Sensing in Social Spaces
Tarek Abdelzaher, 4126
Office Hours: Thursday, 2-3pm, 4126
Wednesdays and Fridays 12:30-1:45pm, 0216
This is a paper-reading course with a research project component about applications of social/urban/mobile sensing, which are gaining momentum because of their applicability to urban areas and other populated spaces. The proliferation of smart phones and social networks gives rise to large amounts of information becoming available in real-time that can be thought of as "sensing" the physical world. According to the United Nations, presently 54% of the world population live in cities. This percentage will increase to 66% by 2050. Arguably, the most versatile "sensor" in urban areas is the human observer. Collectively, human observers post over 500 million tweets and over 80 million Instagram photos per day, making social media an interesting new "sensor network" for obtaining insights on a variety of events. This course investigates unfolding research challenges and directions in distributed social sensing, overviews the broader landscape of its urban applications, including sustainability, green computing, IoT, and urban cyber-physical systems, discusses common misconceptions, presents the underlying theoretical foundations, and sheds light on related recent technologies and publications. The course includes an experimental project on a social sensing testbed. Projects will involve crowd-sensing across the board from mobile/smartphone-based applications in urban/social spaces to exploitation of Twitter and Instagram, where humans act as pervasive "networked sensors" of current events. Links to CPS with humans-in-the-loop and IoT will be made.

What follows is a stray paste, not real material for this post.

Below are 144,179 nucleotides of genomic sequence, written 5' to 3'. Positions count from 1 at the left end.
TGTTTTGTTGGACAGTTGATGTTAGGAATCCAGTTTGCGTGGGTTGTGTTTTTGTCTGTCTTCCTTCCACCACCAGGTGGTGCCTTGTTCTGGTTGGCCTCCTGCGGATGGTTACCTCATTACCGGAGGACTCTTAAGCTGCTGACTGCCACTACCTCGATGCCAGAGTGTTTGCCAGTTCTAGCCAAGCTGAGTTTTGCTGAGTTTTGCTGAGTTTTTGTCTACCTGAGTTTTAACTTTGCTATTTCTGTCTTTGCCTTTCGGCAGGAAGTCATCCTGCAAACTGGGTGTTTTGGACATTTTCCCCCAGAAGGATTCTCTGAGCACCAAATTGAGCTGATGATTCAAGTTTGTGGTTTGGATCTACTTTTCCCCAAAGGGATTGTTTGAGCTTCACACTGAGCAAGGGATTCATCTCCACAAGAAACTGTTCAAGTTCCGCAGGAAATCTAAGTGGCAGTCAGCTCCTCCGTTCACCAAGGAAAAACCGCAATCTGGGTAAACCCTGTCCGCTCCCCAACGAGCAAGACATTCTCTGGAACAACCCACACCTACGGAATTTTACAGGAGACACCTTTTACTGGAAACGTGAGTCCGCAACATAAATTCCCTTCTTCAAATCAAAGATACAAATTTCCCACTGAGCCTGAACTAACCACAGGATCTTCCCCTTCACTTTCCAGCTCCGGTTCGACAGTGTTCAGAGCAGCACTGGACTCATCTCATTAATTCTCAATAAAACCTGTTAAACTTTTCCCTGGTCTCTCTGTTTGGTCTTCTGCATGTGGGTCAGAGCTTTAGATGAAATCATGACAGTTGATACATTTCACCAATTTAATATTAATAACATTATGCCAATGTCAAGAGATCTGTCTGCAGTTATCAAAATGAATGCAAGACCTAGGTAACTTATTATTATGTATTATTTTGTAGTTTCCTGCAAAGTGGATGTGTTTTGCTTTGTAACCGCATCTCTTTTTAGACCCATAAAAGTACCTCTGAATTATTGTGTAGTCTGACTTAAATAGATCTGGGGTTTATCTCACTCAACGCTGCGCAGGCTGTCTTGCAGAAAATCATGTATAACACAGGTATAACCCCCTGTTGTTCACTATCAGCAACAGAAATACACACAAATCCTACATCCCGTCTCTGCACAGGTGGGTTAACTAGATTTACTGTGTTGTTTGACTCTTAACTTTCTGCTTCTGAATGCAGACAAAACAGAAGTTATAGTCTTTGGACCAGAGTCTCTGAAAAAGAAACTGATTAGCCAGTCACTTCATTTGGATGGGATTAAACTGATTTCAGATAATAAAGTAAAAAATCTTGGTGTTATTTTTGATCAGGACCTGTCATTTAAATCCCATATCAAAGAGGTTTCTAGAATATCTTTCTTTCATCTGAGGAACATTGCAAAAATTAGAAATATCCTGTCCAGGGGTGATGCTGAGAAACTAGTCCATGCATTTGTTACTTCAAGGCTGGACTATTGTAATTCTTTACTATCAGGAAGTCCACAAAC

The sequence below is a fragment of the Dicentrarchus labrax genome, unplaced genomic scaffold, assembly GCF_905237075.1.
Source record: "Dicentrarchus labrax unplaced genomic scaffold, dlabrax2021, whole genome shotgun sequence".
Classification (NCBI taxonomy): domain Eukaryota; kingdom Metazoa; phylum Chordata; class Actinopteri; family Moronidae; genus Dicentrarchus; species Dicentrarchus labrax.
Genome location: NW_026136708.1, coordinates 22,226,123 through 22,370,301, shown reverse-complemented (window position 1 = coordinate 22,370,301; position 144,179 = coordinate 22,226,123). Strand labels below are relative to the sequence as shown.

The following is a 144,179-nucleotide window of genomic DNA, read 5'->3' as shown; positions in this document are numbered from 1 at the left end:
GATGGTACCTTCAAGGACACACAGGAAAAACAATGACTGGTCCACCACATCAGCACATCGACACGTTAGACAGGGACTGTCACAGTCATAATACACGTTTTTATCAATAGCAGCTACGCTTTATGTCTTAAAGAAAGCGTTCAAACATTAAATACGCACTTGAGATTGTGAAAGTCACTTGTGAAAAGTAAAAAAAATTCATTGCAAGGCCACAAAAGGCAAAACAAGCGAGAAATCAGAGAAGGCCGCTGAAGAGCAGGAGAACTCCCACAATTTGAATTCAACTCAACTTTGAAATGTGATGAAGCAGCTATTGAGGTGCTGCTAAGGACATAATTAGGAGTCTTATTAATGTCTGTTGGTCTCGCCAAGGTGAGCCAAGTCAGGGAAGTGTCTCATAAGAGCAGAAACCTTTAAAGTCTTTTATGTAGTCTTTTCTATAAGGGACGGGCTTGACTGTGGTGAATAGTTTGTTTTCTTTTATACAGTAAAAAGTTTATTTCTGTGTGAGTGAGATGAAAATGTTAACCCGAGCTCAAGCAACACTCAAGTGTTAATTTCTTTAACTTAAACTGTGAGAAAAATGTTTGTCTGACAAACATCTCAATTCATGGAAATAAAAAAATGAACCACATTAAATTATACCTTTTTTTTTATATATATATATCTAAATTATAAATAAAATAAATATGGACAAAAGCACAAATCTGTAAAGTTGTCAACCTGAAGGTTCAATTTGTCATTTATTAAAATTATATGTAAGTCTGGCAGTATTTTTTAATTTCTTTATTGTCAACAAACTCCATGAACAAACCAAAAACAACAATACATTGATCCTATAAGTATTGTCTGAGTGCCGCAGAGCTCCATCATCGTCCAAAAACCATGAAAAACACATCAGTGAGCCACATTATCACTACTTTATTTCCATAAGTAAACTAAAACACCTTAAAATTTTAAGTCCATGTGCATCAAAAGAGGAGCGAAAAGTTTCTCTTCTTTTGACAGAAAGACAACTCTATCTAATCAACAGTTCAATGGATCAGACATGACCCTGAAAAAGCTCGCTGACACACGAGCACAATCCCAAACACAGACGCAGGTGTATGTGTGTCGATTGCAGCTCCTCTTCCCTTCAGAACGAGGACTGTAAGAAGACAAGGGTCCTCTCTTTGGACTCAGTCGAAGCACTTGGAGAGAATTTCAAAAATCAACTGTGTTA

The course is designed to be self-contained. The primary source of information will be the papers listed in the reading list. Students interested in a deeper understanding of the analytical foundations of social sensing can find them in:
Social Sensing: Building Reliable Systems on Unreliable Data, 1st Edition
By: Dong Wang, Tarek Abdelzaher, Lance Kaplan
10% of the grade will be assigned on individuals' class participation, and discussion of research papers.
10% will be assigned on group summaries of selected papers/topics covered (project group members share the same group summary). Roughly one summary will be due per week (but not every week). More credit will be given to groups with creative and original opinions, and on their ability to defend their correctness. Assigned summaries (one per group) are to be submitted to the instructor by e-mail by 9pm of the day before the assigned paper is covered in class. (Please include the words "598 SUMMARY" in the subject of the e-mail, and include the group members and title of the critiqued paper in the body. A discussion of the research paper/topic will ensue in class.
5% of the grade will be assigned on an in-class mid-semester presentation.
5% of the grade will be assigned on an in-class final project presentation.
15% of the grade will be assigned for an open-book take-home midterm.
15% will be assigned for an open-book take-home final.
40% of the grade will be determined by a substantial group course project. This grade includes a project paper, and a project demonstration (to the instructor). The project will implement some innovative social sensing application, service, protocol, or computing environment. Students will work in groups of 3 on the project. Access may be provided to a testbed depending on project topic.